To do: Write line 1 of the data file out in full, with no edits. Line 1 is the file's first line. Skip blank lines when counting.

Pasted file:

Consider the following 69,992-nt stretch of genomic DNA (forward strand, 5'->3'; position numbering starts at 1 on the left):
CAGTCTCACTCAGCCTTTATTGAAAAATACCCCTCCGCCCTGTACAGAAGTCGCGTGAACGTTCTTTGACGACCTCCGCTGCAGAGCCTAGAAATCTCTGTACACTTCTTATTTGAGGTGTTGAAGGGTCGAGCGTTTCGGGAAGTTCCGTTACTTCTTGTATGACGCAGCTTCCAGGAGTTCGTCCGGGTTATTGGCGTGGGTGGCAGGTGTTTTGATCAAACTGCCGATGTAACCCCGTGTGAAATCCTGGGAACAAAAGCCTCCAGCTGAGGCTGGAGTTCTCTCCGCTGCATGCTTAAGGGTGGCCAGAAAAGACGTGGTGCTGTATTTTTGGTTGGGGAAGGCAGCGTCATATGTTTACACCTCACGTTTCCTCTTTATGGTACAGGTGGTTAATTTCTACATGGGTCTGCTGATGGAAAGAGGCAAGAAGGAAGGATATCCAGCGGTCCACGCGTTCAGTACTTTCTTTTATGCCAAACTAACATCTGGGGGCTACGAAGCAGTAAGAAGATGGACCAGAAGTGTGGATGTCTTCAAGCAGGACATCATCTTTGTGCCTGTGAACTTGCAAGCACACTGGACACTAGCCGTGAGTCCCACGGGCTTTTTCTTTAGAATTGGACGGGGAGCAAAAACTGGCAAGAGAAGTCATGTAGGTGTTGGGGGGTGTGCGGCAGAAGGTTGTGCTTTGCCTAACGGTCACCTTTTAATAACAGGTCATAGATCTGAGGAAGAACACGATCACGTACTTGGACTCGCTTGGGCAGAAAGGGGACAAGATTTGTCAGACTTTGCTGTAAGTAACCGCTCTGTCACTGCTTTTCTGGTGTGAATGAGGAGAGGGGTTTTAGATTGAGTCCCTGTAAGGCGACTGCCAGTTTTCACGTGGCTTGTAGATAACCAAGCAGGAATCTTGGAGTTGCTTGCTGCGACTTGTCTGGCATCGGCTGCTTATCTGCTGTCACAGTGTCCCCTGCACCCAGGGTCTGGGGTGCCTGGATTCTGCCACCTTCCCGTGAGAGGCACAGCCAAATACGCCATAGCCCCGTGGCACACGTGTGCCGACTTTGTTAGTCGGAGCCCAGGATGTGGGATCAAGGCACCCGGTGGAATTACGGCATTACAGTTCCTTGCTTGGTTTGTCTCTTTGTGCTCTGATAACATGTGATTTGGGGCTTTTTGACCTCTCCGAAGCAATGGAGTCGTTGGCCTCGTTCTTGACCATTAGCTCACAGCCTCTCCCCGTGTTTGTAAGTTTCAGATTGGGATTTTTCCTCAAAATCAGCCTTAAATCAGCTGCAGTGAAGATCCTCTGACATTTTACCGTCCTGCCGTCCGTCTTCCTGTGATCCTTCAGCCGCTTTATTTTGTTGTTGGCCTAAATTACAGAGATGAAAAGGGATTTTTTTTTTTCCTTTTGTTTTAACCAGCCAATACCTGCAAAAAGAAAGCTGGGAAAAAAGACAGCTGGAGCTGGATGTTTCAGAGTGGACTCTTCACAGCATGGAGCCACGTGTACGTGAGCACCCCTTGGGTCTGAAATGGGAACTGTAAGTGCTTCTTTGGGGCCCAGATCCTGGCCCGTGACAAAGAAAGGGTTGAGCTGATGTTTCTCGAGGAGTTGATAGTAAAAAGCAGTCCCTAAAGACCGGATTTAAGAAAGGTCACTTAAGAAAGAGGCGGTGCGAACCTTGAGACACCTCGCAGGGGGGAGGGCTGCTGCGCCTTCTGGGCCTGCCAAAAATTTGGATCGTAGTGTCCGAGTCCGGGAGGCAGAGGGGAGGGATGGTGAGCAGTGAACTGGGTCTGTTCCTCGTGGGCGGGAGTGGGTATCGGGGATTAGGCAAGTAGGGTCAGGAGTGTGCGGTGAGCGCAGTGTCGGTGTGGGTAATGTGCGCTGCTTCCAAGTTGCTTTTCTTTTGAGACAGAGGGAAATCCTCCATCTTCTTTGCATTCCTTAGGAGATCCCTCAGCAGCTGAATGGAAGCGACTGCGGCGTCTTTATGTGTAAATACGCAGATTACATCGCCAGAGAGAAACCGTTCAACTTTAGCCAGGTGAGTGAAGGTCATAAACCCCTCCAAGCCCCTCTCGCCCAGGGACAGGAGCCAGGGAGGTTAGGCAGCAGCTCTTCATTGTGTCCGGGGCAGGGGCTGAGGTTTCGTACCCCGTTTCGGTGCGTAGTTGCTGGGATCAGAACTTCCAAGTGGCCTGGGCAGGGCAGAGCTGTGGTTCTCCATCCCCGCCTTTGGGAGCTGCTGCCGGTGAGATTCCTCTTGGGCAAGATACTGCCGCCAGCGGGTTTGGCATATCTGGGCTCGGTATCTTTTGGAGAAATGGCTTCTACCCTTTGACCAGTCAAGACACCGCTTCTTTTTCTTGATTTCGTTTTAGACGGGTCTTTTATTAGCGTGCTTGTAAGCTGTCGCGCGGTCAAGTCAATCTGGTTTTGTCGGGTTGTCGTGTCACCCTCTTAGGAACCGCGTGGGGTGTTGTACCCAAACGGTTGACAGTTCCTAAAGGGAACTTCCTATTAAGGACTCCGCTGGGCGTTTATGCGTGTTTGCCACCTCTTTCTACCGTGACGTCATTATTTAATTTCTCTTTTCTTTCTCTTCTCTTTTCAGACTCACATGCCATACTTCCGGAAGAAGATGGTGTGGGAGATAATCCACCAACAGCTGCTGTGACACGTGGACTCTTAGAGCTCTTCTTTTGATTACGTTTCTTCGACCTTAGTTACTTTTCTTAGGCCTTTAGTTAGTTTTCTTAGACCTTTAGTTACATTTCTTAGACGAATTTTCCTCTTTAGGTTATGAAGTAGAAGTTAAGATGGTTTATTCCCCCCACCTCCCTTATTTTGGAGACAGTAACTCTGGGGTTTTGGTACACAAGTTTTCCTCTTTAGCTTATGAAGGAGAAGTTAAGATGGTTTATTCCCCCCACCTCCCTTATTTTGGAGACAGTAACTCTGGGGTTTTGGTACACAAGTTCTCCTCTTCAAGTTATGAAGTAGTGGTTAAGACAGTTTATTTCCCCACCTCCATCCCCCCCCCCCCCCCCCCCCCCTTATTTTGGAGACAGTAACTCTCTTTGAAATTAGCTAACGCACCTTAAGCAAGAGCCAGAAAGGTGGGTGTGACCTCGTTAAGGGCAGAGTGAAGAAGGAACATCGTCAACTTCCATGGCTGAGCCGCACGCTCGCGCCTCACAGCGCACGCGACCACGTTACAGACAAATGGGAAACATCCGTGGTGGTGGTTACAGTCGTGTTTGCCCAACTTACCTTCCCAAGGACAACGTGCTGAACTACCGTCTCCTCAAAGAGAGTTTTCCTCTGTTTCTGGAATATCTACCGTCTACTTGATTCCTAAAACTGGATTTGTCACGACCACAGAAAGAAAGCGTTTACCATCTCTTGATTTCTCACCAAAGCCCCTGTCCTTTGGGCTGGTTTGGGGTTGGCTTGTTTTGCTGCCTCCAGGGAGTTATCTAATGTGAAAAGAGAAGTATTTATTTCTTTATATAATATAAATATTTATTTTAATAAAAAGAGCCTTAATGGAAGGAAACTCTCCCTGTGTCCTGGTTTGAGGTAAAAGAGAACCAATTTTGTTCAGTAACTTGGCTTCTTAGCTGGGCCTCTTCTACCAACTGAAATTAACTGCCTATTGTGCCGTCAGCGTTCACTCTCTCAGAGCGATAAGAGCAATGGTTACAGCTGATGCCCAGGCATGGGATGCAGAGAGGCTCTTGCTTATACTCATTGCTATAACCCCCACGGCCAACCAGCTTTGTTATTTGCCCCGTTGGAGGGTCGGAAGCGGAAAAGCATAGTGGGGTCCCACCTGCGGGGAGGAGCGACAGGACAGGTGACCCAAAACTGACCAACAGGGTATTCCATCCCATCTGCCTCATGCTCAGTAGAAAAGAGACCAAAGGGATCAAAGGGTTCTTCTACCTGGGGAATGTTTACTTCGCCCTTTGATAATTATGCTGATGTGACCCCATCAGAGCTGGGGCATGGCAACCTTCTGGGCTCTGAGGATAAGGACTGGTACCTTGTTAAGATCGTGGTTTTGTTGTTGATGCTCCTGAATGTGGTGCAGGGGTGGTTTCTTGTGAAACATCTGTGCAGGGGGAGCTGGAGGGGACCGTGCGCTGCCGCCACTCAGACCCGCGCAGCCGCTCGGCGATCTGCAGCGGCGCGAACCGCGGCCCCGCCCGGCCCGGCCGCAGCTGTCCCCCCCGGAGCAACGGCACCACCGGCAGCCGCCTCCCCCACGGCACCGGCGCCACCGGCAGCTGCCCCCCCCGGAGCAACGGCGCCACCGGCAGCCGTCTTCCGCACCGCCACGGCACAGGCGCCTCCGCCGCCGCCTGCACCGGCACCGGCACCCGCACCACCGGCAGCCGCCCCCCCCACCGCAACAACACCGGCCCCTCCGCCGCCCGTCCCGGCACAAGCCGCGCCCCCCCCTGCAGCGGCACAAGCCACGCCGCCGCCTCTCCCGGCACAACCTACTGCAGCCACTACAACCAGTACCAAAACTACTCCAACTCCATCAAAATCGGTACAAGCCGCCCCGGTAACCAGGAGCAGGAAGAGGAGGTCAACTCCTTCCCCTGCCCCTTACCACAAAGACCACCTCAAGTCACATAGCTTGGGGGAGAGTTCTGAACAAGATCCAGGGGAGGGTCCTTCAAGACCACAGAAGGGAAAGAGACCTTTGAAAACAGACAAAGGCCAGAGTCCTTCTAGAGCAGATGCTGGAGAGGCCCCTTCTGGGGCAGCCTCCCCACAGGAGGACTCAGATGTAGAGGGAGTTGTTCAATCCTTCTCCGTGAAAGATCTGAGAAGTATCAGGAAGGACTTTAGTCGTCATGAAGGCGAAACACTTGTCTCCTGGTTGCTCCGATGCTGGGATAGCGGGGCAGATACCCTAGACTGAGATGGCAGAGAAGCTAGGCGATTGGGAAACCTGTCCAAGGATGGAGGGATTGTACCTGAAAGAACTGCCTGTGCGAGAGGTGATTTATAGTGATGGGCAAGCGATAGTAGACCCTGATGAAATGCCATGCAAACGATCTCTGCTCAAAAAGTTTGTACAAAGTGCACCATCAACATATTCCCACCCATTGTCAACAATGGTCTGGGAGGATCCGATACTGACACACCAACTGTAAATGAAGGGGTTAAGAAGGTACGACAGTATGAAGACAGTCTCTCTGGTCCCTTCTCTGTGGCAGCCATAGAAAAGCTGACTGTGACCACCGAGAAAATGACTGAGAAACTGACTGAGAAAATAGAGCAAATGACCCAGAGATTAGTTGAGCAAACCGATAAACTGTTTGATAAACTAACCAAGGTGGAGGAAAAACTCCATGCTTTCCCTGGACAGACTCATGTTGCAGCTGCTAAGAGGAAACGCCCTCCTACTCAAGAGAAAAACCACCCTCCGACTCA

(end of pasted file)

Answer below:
Consider the following 69,992-nt stretch of genomic DNA (forward strand, 5'->3'; position numbering starts at 1 on the left):